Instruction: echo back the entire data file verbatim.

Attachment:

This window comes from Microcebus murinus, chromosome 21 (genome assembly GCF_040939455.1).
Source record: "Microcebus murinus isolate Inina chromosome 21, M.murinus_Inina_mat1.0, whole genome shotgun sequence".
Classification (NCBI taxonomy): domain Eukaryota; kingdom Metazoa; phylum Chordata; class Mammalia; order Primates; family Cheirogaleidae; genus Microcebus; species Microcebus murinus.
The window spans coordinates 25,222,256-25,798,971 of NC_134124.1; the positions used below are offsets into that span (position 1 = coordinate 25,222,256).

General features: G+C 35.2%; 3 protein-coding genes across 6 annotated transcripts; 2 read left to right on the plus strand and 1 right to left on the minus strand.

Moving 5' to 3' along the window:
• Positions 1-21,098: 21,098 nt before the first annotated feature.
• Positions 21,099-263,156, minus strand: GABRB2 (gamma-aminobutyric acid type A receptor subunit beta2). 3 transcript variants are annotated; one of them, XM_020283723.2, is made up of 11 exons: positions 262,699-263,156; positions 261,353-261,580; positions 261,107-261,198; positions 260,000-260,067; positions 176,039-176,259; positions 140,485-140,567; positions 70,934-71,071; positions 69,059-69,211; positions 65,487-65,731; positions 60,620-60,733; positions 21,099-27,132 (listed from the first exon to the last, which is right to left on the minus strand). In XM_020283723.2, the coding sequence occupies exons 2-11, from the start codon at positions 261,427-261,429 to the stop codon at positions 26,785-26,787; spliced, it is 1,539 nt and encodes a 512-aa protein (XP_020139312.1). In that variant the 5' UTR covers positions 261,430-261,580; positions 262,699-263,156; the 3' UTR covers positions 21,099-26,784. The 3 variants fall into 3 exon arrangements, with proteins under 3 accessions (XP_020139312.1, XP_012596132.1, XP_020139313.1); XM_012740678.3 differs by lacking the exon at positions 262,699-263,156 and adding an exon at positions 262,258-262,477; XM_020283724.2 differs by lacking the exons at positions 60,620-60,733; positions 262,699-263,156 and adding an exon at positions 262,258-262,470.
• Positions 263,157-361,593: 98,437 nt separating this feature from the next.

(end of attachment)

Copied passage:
This window comes from Microcebus murinus, chromosome 21 (genome assembly GCF_040939455.1).
Source record: "Microcebus murinus isolate Inina chromosome 21, M.murinus_Inina_mat1.0, whole genome shotgun sequence".
Classification (NCBI taxonomy): domain Eukaryota; kingdom Metazoa; phylum Chordata; class Mammalia; order Primates; family Cheirogaleidae; genus Microcebus; species Microcebus murinus.
The window spans coordinates 25,222,256-25,798,971 of NC_134124.1; the positions used below are offsets into that span (position 1 = coordinate 25,222,256).

General features: G+C 35.2%; 3 protein-coding genes across 6 annotated transcripts; 2 read left to right on the plus strand and 1 right to left on the minus strand.

Moving 5' to 3' along the window:
• Positions 1-21,098: 21,098 nt before the first annotated feature.
• Positions 21,099-263,156, minus strand: GABRB2 (gamma-aminobutyric acid type A receptor subunit beta2). 3 transcript variants are annotated; one of them, XM_020283723.2, is made up of 11 exons: positions 262,699-263,156; positions 261,353-261,580; positions 261,107-261,198; positions 260,000-260,067; positions 176,039-176,259; positions 140,485-140,567; positions 70,934-71,071; positions 69,059-69,211; positions 65,487-65,731; positions 60,620-60,733; positions 21,099-27,132 (listed from the first exon to the last, which is right to left on the minus strand). In XM_020283723.2, the coding sequence occupies exons 2-11, from the start codon at positions 261,427-261,429 to the stop codon at positions 26,785-26,787; spliced, it is 1,539 nt and encodes a 512-aa protein (XP_020139312.1). In that variant the 5' UTR covers positions 261,430-261,580; positions 262,699-263,156; the 3' UTR covers positions 21,099-26,784. The 3 variants fall into 3 exon arrangements, with proteins under 3 accessions (XP_020139312.1, XP_012596132.1, XP_020139313.1); XM_012740678.3 differs by lacking the exon at positions 262,699-263,156 and adding an exon at positions 262,258-262,477; XM_020283724.2 differs by lacking the exons at positions 60,620-60,733; positions 262,699-263,156 and adding an exon at positions 262,258-262,470.
• Positions 263,157-361,593: 98,437 nt separating this feature from the next.